Reach out to the world

Search This Blog

Wednesday, 18 January 2012

Does Chewing Gum Make You Smarter?

While chewing gum may not make you look more intelligent, it actually boosts brainpower, new research shows.

People have been chewing gum for about 9,000 years, with ancient Greeks, Mayans and Native Americans popping wads of tree sap or resin in their mouths to freshen their breath.

This enduring habit also sharpens our wits in several surprising ways. Here’s a look at the mental benefits:

Better Mental Performance

A 2011 study published in the journal Appetite tested the effects of chewing gum—either sugar-free or sugar-added—on 159 undergraduate students. Half chomped gum before or throughout taking a battery of difficult mental tests, such as reciting lists of random numbers backwards or solving logic puzzles, and the other half (the control group) didn’t.

Those who chewed gum five minutes before the tests significantly outperformed non-chewers on five out of six of the tests, researchers from St. Lawrence University found. However, the benefits only lasted for the first 15 to 20 minutes of the test and chewing during the tests was not helpful, probably because it distracted the students. The sugar content of the gum had no impact on the test performance.

Gum + Math = Higher Grades

Teachers who ban gum in class may want to rethink their rules after checking out the intriguing results of a study at Baylor College of Medicine, involving 8th graders at a charter school.

The researchers found that students who chewed gum during math tests—and while doing their math homework—had a 3 percent rise in standardized math scores and higher final grades, compared to non-chompers. “Chewing gum is an easy tool students can use for an academic edge,” said Craig Johnson, PhD, the lead study researcher.

Revving Up Recall 

Munching gum also improves memory, a British review of earlier studies found. However, the reasons for this aren’t entirely clear.

One theory is that the physical act of chewing increases blood flow to the brain, a phenomenon the St. Lawrence researchers call “mastication-induced arousal.” They speculate that munching perks up attention but, since the effect is temporary, chewing gum may be most helpful before tackling the toughest questions on a test.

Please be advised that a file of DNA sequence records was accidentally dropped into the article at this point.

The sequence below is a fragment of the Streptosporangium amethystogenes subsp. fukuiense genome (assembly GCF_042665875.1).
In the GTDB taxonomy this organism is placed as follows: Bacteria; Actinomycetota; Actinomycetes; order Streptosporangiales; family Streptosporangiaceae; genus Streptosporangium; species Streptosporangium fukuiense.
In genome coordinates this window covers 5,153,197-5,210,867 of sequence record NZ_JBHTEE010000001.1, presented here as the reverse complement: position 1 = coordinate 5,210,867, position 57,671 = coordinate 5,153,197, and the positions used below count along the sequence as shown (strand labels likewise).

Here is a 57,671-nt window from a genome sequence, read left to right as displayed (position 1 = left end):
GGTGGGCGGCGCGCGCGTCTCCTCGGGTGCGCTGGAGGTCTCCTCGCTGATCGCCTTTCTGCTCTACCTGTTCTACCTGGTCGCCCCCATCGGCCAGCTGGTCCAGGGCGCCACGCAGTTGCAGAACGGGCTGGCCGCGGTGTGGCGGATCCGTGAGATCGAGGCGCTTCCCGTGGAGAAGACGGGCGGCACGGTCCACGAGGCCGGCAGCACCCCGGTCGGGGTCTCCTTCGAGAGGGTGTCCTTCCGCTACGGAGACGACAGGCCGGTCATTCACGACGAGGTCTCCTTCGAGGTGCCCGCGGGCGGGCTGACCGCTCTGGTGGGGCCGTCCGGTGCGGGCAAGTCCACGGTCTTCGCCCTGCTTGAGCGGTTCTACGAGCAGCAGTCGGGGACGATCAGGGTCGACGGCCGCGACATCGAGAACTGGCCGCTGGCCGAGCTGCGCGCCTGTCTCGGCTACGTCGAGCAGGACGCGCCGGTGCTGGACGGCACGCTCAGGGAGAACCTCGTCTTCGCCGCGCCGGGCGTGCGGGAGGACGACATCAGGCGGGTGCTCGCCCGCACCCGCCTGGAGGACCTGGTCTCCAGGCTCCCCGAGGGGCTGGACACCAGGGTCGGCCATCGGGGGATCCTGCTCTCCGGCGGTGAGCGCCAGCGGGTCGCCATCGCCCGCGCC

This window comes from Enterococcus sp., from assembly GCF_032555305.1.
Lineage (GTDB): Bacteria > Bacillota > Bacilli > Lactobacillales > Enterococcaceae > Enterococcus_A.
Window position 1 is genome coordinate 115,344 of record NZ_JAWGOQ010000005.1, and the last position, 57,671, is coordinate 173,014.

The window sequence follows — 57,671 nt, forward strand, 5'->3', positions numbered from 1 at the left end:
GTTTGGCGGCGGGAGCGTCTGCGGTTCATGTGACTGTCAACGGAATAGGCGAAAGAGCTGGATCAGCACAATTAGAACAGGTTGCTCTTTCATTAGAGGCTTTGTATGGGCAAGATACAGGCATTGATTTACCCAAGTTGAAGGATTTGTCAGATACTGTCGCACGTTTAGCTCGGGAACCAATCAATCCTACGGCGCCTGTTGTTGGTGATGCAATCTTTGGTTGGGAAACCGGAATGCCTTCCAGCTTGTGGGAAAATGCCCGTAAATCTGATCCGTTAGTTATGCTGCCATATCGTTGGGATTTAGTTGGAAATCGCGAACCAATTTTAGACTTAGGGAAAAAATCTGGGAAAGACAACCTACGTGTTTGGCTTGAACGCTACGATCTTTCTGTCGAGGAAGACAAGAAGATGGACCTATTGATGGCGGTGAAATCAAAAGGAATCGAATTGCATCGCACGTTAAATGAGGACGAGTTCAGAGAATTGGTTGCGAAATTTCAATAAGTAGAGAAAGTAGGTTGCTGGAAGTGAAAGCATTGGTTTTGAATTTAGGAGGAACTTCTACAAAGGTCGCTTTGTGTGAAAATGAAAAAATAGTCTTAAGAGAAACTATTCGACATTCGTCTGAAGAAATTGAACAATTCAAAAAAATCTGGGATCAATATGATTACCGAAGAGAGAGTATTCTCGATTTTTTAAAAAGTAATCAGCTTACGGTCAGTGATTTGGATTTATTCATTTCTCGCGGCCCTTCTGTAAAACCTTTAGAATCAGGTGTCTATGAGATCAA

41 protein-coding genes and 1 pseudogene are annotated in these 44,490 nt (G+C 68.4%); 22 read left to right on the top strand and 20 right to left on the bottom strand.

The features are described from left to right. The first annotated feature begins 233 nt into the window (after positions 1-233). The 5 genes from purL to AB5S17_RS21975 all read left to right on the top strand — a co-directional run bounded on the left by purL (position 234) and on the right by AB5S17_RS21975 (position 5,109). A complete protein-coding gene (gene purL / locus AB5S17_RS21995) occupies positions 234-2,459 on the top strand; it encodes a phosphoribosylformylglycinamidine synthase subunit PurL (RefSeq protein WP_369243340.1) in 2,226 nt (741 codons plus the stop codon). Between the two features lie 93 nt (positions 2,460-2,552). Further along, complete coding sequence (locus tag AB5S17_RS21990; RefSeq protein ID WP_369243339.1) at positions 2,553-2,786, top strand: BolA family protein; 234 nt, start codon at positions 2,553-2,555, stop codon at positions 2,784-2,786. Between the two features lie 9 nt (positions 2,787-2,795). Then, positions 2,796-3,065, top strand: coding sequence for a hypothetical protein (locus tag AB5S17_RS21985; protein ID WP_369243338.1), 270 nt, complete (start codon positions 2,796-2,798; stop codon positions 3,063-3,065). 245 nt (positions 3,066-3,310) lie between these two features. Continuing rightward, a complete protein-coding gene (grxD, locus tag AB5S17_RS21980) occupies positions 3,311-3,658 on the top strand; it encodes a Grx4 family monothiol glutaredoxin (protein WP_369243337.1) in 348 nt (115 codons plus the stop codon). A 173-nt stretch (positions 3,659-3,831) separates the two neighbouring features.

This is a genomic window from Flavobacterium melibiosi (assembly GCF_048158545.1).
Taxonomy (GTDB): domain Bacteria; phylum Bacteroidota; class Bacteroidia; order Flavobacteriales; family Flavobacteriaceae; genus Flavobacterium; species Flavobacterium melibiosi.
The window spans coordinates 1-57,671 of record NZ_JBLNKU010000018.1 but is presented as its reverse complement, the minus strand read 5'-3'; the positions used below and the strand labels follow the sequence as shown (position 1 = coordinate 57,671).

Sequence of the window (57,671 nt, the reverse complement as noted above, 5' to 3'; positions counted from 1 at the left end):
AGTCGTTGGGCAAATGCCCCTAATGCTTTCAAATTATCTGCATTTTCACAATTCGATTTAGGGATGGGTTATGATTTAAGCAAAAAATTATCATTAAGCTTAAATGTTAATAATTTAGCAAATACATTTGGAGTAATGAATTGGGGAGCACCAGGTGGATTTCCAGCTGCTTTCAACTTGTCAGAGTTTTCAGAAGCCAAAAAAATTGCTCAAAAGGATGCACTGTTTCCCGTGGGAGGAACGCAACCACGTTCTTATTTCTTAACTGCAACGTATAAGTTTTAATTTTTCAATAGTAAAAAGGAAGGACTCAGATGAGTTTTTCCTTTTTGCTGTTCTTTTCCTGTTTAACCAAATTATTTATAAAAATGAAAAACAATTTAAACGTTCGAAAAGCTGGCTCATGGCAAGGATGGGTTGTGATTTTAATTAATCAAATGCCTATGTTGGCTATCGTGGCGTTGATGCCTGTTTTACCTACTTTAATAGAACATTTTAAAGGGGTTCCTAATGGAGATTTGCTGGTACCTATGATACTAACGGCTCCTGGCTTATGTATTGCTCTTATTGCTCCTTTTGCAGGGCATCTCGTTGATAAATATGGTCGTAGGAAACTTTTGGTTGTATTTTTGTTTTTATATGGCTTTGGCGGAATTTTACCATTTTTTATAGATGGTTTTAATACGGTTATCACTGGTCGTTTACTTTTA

Is mint gum the new coffee?

In a 2012 study, researchers at Coventry University found that chewing mint gum dramatically reduced daytime sleepiness, without the jitters brought on by coffee.

Study participants were randomly divided into three groups—with one-third of participants chewing gum, one-third “sham chewing” (making chewing motions with no actual gum in their mouth) and the rest not chewing—as they underwent a pupillographic sleepiness test (measuring the diameter of the eye’s pupils for 11 minutes while the person sits in a darkened room).

The researchers theorize that the higher alertness of the gum chewers may be due to the arousing effects of the mint flavour or increased brain activity during chewing.

Smarter, Less Stressed, and Happier

In a quirky study at Cardiff University in the UK, 133 volunteers were given demanding mental tests with and without chewing gum of randomly assigned fruit or mint flavors. To make the mental tests even more challenging, half the volunteers were forced to listen to a stress-inducing, 75-decibel noise (equivalent to standing next to a lawn mower) while trying to concentrate on the tests. The rest were tested in a quiet room.

Volunteers rated their mood before and after the testing sessions and had their heart rate monitored. Their levels of cortisol (a stress hormone that’s also a good measure of alertness) were also checked using saliva samples.

The researchers found that chewing gum was linked to greater alertness, faster reaction times on the tests, with performance actually improving as the task became harder, and enhanced attention. And here’s something else to chew on: those who munched gum were also in a better mood.   

No comments:

Post a Comment

Let the world hear about what you have to offer